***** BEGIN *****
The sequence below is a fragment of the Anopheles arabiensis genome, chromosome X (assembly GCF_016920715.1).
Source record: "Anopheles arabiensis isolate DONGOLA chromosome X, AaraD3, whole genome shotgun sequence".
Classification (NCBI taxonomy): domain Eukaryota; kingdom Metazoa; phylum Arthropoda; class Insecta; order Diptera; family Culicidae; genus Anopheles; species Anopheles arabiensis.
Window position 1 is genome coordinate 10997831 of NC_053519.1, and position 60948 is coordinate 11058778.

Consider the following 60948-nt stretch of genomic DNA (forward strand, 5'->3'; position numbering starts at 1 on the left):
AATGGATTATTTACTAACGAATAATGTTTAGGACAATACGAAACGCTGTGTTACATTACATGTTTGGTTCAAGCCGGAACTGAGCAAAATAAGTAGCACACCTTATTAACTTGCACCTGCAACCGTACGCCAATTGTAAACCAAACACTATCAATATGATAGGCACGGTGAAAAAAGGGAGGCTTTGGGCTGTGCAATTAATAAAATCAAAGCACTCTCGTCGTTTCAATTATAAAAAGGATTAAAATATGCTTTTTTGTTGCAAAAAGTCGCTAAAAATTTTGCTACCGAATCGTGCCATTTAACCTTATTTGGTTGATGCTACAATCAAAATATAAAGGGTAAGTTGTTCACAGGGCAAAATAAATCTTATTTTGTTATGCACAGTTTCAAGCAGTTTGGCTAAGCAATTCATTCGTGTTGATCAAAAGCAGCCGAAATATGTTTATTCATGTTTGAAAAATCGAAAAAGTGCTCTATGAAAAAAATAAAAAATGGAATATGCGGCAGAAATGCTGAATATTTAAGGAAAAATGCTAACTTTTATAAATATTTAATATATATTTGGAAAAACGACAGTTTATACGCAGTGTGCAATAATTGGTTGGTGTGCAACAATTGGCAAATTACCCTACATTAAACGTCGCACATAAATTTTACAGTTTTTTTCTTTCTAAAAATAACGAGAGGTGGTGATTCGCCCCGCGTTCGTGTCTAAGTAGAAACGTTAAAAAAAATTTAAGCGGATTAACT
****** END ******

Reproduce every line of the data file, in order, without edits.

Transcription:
The sequence below is a fragment of the Anopheles arabiensis genome, chromosome X (assembly GCF_016920715.1).
Source record: "Anopheles arabiensis isolate DONGOLA chromosome X, AaraD3, whole genome shotgun sequence".
Classification (NCBI taxonomy): domain Eukaryota; kingdom Metazoa; phylum Arthropoda; class Insecta; order Diptera; family Culicidae; genus Anopheles; species Anopheles arabiensis.
Window position 1 is genome coordinate 10997831 of NC_053519.1, and position 60948 is coordinate 11058778.

Consider the following 60948-nt stretch of genomic DNA (forward strand, 5'->3'; position numbering starts at 1 on the left):
AATGGATTATTTACTAACGAATAATGTTTAGGACAATACGAAACGCTGTGTTACATTACATGTTTGGTTCAAGCCGGAACTGAGCAAAATAAGTAGCACACCTTATTAACTTGCACCTGCAACCGTACGCCAATTGTAAACCAAACACTATCAATATGATAGGCACGGTGAAAAAAGGGAGGCTTTGGGCTGTGCAATTAATAAAATCAAAGCACTCTCGTCGTTTCAATTATAAAAAGGATTAAAATATGCTTTTTTGTTGCAAAAAGTCGCTAAAAATTTTGCTACCGAATCGTGCCATTTAACCTTATTTGGTTGATGCTACAATCAAAATATAAAGGGTAAGTTGTTCACAGGGCAAAATAAATCTTATTTTGTTATGCACAGTTTCAAGCAGTTTGGCTAAGCAATTCATTCGTGTTGATCAAAAGCAGCCGAAATATGTTTATTCATGTTTGAAAAATCGAAAAAGTGCTCTATGAAAAAAATAAAAAATGGAATATGCGGCAGAAATGCTGAATATTTAAGGAAAAATGCTAACTTTTATAAATATTTAATATATATTTGGAAAAACGACAGTTTATACGCAGTGTGCAATAATTGGTTGGTGTGCAACAATTGGCAAATTACCCTACATTAAACGTCGCACATAAATTTTACAGTTTTTTTCTTTCTAAAAATAACGAGAGGTGGTGATTCGCCCCGCGTTCGTGTCTAAGTAGAAACGTTAAAAAAAATTTAAGCGGATTAACT